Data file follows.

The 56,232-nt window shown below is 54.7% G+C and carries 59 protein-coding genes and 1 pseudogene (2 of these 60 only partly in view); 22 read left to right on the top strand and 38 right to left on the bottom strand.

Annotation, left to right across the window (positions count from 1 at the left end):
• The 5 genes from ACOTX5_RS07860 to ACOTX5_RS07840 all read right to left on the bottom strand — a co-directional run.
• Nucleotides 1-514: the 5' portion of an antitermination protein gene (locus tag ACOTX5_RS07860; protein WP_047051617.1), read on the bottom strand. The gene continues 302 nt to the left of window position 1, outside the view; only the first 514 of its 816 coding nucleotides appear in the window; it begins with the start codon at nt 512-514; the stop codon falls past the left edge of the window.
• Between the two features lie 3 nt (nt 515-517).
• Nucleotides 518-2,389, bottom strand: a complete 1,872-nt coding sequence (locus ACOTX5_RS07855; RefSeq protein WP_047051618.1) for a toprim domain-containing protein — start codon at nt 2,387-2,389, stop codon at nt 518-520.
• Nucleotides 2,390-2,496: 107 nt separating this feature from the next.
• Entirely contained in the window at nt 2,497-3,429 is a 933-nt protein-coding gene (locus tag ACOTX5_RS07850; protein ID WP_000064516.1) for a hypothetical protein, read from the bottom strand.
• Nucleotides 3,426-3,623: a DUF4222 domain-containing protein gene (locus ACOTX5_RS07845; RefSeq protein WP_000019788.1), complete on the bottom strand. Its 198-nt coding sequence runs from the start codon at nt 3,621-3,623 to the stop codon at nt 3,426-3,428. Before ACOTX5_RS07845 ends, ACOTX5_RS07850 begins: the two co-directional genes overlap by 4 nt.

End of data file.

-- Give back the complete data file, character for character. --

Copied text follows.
The 56,232-nt window shown below is 54.7% G+C and carries 59 protein-coding genes and 1 pseudogene (2 of these 60 only partly in view); 22 read left to right on the top strand and 38 right to left on the bottom strand.

Annotation, left to right across the window (positions count from 1 at the left end):
• The 5 genes from ACOTX5_RS07860 to ACOTX5_RS07840 all read right to left on the bottom strand — a co-directional run.
• Nucleotides 1-514: the 5' portion of an antitermination protein gene (locus tag ACOTX5_RS07860; protein WP_047051617.1), read on the bottom strand. The gene continues 302 nt to the left of window position 1, outside the view; only the first 514 of its 816 coding nucleotides appear in the window; it begins with the start codon at nt 512-514; the stop codon falls past the left edge of the window.
• Between the two features lie 3 nt (nt 515-517).
• Nucleotides 518-2,389, bottom strand: a complete 1,872-nt coding sequence (locus ACOTX5_RS07855; RefSeq protein WP_047051618.1) for a toprim domain-containing protein — start codon at nt 2,387-2,389, stop codon at nt 518-520.
• Nucleotides 2,390-2,496: 107 nt separating this feature from the next.
• Entirely contained in the window at nt 2,497-3,429 is a 933-nt protein-coding gene (locus tag ACOTX5_RS07850; protein ID WP_000064516.1) for a hypothetical protein, read from the bottom strand.
• Nucleotides 3,426-3,623: a DUF4222 domain-containing protein gene (locus ACOTX5_RS07845; RefSeq protein WP_000019788.1), complete on the bottom strand. Its 198-nt coding sequence runs from the start codon at nt 3,621-3,623 to the stop codon at nt 3,426-3,428. Before ACOTX5_RS07845 ends, ACOTX5_RS07850 begins: the two co-directional genes overlap by 4 nt.